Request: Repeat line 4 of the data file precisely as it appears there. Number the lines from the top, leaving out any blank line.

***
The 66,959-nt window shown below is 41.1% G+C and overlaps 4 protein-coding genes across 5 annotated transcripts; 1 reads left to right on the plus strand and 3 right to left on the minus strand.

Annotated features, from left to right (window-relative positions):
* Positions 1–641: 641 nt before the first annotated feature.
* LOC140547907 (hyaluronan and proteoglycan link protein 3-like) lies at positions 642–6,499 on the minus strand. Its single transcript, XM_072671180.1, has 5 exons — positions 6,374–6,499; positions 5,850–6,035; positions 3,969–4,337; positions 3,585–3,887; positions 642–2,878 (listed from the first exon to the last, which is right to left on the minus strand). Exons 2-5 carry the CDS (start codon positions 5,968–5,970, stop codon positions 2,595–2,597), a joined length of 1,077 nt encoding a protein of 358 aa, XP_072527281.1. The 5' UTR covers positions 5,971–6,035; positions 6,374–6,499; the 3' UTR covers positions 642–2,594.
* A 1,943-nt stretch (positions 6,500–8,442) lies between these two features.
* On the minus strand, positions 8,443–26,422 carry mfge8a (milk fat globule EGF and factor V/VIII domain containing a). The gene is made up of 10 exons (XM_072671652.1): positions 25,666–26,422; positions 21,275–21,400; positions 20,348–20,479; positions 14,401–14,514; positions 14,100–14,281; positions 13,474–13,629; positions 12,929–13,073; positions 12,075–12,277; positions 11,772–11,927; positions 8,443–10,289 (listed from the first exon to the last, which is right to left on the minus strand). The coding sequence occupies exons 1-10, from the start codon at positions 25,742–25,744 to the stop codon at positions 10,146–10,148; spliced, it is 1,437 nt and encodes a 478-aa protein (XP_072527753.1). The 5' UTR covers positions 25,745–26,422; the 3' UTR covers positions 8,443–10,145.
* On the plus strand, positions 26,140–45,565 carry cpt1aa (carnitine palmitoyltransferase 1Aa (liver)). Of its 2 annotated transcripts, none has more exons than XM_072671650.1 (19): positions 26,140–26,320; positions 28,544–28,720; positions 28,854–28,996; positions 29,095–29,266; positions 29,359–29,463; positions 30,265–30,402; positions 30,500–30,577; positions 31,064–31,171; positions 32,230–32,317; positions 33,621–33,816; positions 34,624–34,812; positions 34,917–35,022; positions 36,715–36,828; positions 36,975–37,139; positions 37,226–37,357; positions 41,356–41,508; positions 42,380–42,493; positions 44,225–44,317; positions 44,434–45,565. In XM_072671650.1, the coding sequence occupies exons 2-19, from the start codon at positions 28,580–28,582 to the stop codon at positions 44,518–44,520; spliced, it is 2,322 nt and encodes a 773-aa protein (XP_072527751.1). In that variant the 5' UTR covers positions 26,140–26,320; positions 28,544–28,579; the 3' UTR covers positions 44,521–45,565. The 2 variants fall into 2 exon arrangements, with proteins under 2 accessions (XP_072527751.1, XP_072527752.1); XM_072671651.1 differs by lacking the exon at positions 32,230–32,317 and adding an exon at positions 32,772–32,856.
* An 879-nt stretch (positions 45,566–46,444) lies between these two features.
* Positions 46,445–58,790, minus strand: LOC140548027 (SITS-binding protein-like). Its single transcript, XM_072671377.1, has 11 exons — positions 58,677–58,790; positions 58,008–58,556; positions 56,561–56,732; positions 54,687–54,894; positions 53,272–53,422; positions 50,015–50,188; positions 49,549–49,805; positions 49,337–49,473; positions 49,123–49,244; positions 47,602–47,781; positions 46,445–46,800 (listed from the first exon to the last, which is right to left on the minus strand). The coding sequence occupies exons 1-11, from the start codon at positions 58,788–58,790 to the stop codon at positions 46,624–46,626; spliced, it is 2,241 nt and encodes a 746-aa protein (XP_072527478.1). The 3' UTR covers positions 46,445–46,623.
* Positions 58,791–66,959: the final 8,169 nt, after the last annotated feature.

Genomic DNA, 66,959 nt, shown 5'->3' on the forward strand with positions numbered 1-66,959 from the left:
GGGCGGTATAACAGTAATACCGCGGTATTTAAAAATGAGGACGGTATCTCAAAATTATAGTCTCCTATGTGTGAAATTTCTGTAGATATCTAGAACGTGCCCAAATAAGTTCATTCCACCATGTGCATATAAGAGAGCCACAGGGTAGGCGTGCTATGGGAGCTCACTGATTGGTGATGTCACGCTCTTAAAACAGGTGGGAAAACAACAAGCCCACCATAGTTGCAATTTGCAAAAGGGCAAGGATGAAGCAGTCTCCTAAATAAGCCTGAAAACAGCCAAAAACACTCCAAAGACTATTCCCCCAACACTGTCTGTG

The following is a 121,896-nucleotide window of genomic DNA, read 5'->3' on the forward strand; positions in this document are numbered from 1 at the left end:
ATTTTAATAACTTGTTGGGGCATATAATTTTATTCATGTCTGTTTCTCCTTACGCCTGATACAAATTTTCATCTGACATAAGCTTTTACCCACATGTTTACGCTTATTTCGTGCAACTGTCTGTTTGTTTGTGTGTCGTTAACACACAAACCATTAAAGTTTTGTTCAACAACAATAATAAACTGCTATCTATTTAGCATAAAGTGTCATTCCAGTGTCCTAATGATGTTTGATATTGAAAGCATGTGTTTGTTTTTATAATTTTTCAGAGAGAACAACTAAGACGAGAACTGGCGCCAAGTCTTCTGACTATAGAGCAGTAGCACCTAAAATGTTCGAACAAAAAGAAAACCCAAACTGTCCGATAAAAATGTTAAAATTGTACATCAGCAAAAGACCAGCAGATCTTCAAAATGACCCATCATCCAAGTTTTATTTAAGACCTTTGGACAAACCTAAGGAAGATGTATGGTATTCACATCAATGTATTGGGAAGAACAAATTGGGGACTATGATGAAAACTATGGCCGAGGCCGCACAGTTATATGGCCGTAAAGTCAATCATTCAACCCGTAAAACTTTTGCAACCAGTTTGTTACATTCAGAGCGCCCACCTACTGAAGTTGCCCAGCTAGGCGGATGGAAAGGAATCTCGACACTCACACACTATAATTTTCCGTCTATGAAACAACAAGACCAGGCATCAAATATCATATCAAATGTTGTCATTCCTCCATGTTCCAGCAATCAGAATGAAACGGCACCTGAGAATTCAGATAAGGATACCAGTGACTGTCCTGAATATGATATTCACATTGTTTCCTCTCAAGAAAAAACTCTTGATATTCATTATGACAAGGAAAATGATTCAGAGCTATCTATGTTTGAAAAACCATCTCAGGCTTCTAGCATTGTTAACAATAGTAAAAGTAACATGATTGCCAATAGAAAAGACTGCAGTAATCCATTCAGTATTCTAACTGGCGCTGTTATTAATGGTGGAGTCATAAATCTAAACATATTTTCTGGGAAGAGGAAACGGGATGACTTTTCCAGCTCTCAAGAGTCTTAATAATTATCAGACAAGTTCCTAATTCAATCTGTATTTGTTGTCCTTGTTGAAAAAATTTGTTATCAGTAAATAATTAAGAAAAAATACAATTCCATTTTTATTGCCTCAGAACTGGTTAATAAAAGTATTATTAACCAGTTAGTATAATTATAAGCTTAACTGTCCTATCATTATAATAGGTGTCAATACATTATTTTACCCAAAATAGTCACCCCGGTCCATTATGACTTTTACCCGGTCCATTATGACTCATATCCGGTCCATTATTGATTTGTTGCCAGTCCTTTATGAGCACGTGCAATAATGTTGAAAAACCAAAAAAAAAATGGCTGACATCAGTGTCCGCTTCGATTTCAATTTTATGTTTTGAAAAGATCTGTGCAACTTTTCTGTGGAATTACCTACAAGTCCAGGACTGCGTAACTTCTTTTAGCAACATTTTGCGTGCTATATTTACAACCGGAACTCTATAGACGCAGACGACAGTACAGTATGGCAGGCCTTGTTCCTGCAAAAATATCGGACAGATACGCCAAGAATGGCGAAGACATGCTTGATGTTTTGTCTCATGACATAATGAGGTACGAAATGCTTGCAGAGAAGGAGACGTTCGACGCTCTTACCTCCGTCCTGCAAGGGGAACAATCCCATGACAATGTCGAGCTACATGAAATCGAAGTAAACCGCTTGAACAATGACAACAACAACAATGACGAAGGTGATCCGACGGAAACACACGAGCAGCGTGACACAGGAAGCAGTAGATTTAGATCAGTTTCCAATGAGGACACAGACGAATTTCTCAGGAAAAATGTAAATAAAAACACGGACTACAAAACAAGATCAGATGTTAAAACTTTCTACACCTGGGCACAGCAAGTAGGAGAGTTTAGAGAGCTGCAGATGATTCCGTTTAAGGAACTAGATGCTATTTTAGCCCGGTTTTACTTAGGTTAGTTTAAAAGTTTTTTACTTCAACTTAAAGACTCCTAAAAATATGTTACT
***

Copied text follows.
* LOC140547907 (hyaluronan and proteoglycan link protein 3-like) lies at positions 642–6,499 on the minus strand. Its single transcript, XM_072671180.1, has 5 exons — positions 6,374–6,499; positions 5,850–6,035; positions 3,969–4,337; positions 3,585–3,887; positions 642–2,878 (listed from the first exon to the last, which is right to left on the minus strand). Exons 2-5 carry the CDS (start codon positions 5,968–5,970, stop codon positions 2,595–2,597), a joined length of 1,077 nt encoding a protein of 358 aa, XP_072527281.1. The 5' UTR covers positions 5,971–6,035; positions 6,374–6,499; the 3' UTR covers positions 642–2,594.